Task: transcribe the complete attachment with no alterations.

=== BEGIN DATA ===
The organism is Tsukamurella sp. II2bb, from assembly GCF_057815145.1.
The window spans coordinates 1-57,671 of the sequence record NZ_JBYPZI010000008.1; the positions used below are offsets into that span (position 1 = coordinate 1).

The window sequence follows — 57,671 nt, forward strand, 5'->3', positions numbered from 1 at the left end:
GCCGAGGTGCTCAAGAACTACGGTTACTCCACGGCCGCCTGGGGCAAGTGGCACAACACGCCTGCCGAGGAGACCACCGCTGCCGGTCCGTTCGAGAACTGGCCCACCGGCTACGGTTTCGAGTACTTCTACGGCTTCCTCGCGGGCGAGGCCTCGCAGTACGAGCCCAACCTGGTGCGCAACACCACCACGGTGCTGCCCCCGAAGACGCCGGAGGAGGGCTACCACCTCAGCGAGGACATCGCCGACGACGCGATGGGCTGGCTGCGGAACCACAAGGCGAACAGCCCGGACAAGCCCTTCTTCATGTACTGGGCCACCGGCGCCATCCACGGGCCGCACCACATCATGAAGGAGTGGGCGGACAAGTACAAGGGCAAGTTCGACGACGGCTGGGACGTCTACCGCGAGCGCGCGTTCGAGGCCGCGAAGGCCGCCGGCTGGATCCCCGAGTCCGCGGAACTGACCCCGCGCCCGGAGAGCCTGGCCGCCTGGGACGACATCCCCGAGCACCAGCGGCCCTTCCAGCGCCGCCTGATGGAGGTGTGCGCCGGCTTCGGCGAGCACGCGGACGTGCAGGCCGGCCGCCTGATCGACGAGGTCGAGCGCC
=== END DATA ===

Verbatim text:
The organism is Tsukamurella sp. II2bb, from assembly GCF_057815145.1.
The window spans coordinates 1-57,671 of the sequence record NZ_JBYPZI010000008.1; the positions used below are offsets into that span (position 1 = coordinate 1).

The window sequence follows — 57,671 nt, forward strand, 5'->3', positions numbered from 1 at the left end:
GCCGAGGTGCTCAAGAACTACGGTTACTCCACGGCCGCCTGGGGCAAGTGGCACAACACGCCTGCCGAGGAGACCACCGCTGCCGGTCCGTTCGAGAACTGGCCCACCGGCTACGGTTTCGAGTACTTCTACGGCTTCCTCGCGGGCGAGGCCTCGCAGTACGAGCCCAACCTGGTGCGCAACACCACCACGGTGCTGCCCCCGAAGACGCCGGAGGAGGGCTACCACCTCAGCGAGGACATCGCCGACGACGCGATGGGCTGGCTGCGGAACCACAAGGCGAACAGCCCGGACAAGCCCTTCTTCATGTACTGGGCCACCGGCGCCATCCACGGGCCGCACCACATCATGAAGGAGTGGGCGGACAAGTACAAGGGCAAGTTCGACGACGGCTGGGACGTCTACCGCGAGCGCGCGTTCGAGGCCGCGAAGGCCGCCGGCTGGATCCCCGAGTCCGCGGAACTGACCCCGCGCCCGGAGAGCCTGGCCGCCTGGGACGACATCCCCGAGCACCAGCGGCCCTTCCAGCGCCGCCTGATGGAGGTGTGCGCCGGCTTCGGCGAGCACGCGGACGTGCAGGCCGGCCGCCTGATCGACGAGGTCGAGCGCC